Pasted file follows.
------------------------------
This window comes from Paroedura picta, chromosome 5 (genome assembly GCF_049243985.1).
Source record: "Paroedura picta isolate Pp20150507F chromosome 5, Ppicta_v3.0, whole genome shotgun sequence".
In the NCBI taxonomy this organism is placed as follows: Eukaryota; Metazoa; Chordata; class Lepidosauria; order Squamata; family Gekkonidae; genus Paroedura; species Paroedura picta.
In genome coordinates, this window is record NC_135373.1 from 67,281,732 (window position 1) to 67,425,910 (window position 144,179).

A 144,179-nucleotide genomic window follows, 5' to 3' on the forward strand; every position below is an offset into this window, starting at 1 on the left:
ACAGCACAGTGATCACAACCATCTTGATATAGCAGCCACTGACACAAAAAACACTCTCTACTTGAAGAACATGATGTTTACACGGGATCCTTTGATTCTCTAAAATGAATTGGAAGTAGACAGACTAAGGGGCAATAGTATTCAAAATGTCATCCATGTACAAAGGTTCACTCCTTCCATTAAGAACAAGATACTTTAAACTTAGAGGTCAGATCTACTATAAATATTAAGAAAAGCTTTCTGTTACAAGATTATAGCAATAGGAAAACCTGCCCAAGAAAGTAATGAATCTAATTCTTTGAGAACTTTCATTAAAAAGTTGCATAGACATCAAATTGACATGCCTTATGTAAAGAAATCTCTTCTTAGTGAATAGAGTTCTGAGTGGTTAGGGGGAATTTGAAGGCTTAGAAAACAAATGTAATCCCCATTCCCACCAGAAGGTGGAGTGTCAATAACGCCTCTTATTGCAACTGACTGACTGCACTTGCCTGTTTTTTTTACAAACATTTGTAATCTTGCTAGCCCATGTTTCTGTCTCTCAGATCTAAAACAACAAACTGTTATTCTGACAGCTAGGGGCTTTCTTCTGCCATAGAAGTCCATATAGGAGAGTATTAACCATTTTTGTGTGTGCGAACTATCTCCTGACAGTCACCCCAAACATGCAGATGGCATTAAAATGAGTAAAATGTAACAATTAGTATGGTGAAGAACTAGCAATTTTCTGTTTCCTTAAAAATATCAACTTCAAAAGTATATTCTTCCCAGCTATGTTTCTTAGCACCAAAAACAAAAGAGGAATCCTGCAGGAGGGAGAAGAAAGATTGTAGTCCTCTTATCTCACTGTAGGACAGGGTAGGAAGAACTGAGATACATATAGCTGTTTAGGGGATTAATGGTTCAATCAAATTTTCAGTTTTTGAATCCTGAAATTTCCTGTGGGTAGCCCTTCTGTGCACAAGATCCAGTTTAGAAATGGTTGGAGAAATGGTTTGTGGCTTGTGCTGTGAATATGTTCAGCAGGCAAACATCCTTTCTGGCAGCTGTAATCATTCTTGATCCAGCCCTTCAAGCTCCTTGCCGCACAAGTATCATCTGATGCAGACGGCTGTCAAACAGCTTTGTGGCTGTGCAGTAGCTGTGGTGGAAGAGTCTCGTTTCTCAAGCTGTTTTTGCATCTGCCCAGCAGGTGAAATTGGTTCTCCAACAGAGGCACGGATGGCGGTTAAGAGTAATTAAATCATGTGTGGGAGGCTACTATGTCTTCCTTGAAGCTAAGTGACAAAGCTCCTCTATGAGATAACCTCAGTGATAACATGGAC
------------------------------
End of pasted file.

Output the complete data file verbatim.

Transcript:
This window comes from Paroedura picta, chromosome 5 (genome assembly GCF_049243985.1).
Source record: "Paroedura picta isolate Pp20150507F chromosome 5, Ppicta_v3.0, whole genome shotgun sequence".
In the NCBI taxonomy this organism is placed as follows: Eukaryota; Metazoa; Chordata; class Lepidosauria; order Squamata; family Gekkonidae; genus Paroedura; species Paroedura picta.
In genome coordinates, this window is record NC_135373.1 from 67,281,732 (window position 1) to 67,425,910 (window position 144,179).

A 144,179-nucleotide genomic window follows, 5' to 3' on the forward strand; every position below is an offset into this window, starting at 1 on the left:
ACAGCACAGTGATCACAACCATCTTGATATAGCAGCCACTGACACAAAAAACACTCTCTACTTGAAGAACATGATGTTTACACGGGATCCTTTGATTCTCTAAAATGAATTGGAAGTAGACAGACTAAGGGGCAATAGTATTCAAAATGTCATCCATGTACAAAGGTTCACTCCTTCCATTAAGAACAAGATACTTTAAACTTAGAGGTCAGATCTACTATAAATATTAAGAAAAGCTTTCTGTTACAAGATTATAGCAATAGGAAAACCTGCCCAAGAAAGTAATGAATCTAATTCTTTGAGAACTTTCATTAAAAAGTTGCATAGACATCAAATTGACATGCCTTATGTAAAGAAATCTCTTCTTAGTGAATAGAGTTCTGAGTGGTTAGGGGGAATTTGAAGGCTTAGAAAACAAATGTAATCCCCATTCCCACCAGAAGGTGGAGTGTCAATAACGCCTCTTATTGCAACTGACTGACTGCACTTGCCTGTTTTTTTTACAAACATTTGTAATCTTGCTAGCCCATGTTTCTGTCTCTCAGATCTAAAACAACAAACTGTTATTCTGACAGCTAGGGGCTTTCTTCTGCCATAGAAGTCCATATAGGAGAGTATTAACCATTTTTGTGTGTGCGAACTATCTCCTGACAGTCACCCCAAACATGCAGATGGCATTAAAATGAGTAAAATGTAACAATTAGTATGGTGAAGAACTAGCAATTTTCTGTTTCCTTAAAAATATCAACTTCAAAAGTATATTCTTCCCAGCTATGTTTCTTAGCACCAAAAACAAAAGAGGAATCCTGCAGGAGGGAGAAGAAAGATTGTAGTCCTCTTATCTCACTGTAGGACAGGGTAGGAAGAACTGAGATACATATAGCTGTTTAGGGGATTAATGGTTCAATCAAATTTTCAGTTTTTGAATCCTGAAATTTCCTGTGGGTAGCCCTTCTGTGCACAAGATCCAGTTTAGAAATGGTTGGAGAAATGGTTTGTGGCTTGTGCTGTGAATATGTTCAGCAGGCAAACATCCTTTCTGGCAGCTGTAATCATTCTTGATCCAGCCCTTCAAGCTCCTTGCCGCACAAGTATCATCTGATGCAGACGGCTGTCAAACAGCTTTGTGGCTGTGCAGTAGCTGTGGTGGAAGAGTCTCGTTTCTCAAGCTGTTTTTGCATCTGCCCAGCAGGTGAAATTGGTTCTCCAACAGAGGCACGGATGGCGGTTAAGAGTAATTAAATCATGTGTGGGAGGCTACTATGTCTTCCTTGAAGCTAAGTGACAAAGCTCCTCTATGAGATAACCTCAGTGATAACATGGAC